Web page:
I believe in kindness.
I believe that when Life is robbed of all fairness and hope, when meaning and purpose have cruelly been plucked from the web of sense and reason leaving but a bottomless hole of despair and darkness in its place, I believe that what is left – the only thing that is left — is human kindness.
I lost my daughter Penelope seven months ago to a rare and painful cancer. She was almost five when she died. After an excruciating and valiant fight that lasted almost three years, my hero gasped her last breath in our arms at 6:30 one morning when the beautiful pink and purple magnolia trees outside our windows were in bloom. She was in agony until the very end. When she died, everything died with her except my reflex to breathe.
I don’t believe there is any explanation as to why a child, any child, should ever suffer. There’s no justification, no Higher Power that could convince me of the purpose and reason for such pure injustice. The quest for the “Why” is a futile and barren journey. But the “What, then?” truly haunts me: when everything is taken away, what then is left?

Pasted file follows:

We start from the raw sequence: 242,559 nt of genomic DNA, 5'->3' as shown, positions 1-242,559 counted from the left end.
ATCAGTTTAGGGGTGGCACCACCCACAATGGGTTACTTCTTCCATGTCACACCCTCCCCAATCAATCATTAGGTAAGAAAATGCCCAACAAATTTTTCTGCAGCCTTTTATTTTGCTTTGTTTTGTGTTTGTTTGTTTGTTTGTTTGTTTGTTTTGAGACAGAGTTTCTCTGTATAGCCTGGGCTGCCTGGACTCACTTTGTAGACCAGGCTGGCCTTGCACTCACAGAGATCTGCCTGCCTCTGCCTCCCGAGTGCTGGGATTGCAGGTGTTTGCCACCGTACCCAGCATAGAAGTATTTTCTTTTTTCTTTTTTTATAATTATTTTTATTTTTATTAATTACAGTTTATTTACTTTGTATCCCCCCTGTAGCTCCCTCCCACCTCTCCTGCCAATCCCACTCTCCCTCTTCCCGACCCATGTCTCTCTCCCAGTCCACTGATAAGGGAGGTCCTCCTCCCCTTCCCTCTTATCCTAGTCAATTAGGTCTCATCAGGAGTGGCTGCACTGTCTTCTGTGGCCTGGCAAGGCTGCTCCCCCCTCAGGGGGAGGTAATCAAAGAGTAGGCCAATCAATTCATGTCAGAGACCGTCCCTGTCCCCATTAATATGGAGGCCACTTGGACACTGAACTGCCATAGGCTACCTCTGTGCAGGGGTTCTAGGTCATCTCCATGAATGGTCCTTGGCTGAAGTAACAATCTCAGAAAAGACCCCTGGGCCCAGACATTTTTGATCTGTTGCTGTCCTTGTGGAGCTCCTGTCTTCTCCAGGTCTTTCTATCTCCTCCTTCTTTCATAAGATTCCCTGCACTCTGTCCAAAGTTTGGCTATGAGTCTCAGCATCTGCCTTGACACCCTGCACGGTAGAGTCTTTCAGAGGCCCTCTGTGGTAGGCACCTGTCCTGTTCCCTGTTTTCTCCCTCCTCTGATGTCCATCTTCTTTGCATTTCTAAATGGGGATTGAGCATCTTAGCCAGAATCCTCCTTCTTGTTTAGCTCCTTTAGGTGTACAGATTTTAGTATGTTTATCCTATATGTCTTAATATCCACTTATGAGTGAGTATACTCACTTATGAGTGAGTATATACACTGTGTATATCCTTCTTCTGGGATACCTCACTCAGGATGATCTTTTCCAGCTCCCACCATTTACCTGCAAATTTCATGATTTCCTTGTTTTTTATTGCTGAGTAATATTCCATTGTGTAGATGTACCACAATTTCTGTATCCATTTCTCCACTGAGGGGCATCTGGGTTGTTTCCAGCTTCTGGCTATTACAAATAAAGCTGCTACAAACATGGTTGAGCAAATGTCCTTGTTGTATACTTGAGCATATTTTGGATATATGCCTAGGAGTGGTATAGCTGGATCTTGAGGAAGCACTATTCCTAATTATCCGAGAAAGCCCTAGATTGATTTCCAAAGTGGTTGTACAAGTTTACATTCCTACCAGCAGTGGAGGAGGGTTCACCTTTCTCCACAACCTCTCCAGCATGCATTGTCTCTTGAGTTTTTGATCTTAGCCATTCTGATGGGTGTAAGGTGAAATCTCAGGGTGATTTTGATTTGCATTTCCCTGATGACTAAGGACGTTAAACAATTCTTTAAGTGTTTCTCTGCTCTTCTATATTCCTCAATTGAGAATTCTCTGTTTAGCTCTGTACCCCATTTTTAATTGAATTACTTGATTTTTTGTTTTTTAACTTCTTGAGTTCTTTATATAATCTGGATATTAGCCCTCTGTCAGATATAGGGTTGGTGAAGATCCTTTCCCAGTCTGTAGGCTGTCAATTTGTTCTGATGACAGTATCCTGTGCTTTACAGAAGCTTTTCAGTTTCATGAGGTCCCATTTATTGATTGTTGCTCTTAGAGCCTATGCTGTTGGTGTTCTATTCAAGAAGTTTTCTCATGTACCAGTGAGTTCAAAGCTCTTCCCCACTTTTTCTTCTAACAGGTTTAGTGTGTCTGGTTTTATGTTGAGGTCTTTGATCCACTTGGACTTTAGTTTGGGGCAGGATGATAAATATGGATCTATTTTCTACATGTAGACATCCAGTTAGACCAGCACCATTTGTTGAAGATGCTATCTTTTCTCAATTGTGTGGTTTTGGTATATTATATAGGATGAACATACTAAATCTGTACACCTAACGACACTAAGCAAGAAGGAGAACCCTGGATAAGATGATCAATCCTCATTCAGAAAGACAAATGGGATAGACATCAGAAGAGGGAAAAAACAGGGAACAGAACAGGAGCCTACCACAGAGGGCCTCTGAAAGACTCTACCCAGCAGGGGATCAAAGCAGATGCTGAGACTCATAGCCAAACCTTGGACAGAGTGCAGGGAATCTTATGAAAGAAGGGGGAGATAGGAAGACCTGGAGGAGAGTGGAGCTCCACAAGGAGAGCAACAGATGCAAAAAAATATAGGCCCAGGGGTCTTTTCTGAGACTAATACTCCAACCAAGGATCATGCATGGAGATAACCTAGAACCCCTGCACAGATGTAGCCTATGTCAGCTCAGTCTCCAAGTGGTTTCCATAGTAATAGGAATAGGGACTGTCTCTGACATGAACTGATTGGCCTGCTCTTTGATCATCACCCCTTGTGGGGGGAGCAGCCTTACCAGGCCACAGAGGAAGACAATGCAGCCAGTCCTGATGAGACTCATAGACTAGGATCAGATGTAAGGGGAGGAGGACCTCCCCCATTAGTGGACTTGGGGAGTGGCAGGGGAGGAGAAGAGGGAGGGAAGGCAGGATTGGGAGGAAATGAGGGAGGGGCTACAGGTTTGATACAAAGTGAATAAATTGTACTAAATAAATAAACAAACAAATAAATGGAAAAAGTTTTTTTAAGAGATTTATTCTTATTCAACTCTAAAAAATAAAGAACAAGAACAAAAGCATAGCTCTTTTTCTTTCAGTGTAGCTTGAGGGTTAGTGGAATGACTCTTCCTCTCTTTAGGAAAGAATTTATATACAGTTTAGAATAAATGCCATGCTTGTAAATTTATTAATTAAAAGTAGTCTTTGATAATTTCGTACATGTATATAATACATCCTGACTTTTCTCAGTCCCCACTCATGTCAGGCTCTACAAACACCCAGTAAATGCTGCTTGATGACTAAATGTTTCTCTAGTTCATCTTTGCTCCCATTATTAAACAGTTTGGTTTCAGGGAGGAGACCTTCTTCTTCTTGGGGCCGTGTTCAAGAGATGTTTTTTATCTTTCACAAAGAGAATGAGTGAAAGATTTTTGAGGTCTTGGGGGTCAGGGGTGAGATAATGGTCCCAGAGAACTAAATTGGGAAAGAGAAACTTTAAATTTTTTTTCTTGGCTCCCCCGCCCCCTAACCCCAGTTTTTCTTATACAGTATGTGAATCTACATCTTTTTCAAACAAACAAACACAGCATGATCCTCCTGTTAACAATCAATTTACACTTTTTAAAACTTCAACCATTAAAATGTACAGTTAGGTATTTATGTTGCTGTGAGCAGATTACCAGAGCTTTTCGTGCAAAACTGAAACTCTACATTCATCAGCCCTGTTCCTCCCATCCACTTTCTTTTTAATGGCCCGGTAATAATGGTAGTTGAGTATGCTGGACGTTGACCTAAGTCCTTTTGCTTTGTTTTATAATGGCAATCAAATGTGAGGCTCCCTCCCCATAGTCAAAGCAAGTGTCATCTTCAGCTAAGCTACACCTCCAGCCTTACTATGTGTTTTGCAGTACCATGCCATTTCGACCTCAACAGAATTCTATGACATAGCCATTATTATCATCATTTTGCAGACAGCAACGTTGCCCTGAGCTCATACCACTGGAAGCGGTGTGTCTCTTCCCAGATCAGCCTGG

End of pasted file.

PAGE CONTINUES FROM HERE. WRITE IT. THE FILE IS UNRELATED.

Shortly after Penelope’s death and a failed suicide attempt, I committed myself to a mental institution for a month, for I also believe the only chance a broken person has of beginning the healing process is by starting from scratch, by re-learning basic functions of self-care and human interaction in a safe environment. One afternoon, when I was folded over in a chair, my hands cradling my tear-exhausted face, a woman came over and sat next to me. I could tell she was another patient from the clothes she had on. She gently enveloped her arm around my shoulders and reminded me to breathe. We sat there in silence for a while before she pulled a folded piece of paper from her pocket and handed it to me. On it was a poem, an extraordinary poem she told me had helped her with trying to make some sense of things after her husband had died. The poem by Naomi Shihab Nye is called “Before you know what kindness really is…” My understanding of the poem is that when everything is stripped away, when absolutely nothing makes any sense anymore, the one thing that gets you up in the morning, the one thing that gets you through the insanity of it all is the realization of human kindness. It’s seems so incredibly basic, but it made sense and stuck.
Like the contour of that sweet woman’s face at the hospital, I’ve committed the poem to memory. The words don’t in any way alleviate the pain or lessen the extraordinary loss, but they do sometimes help me make it through another moment when I think I just can’t go on. And they do also remind me that it can be the little gestures, like handing someone a piece of paper with a beautiful poem on it, that can make a difference.
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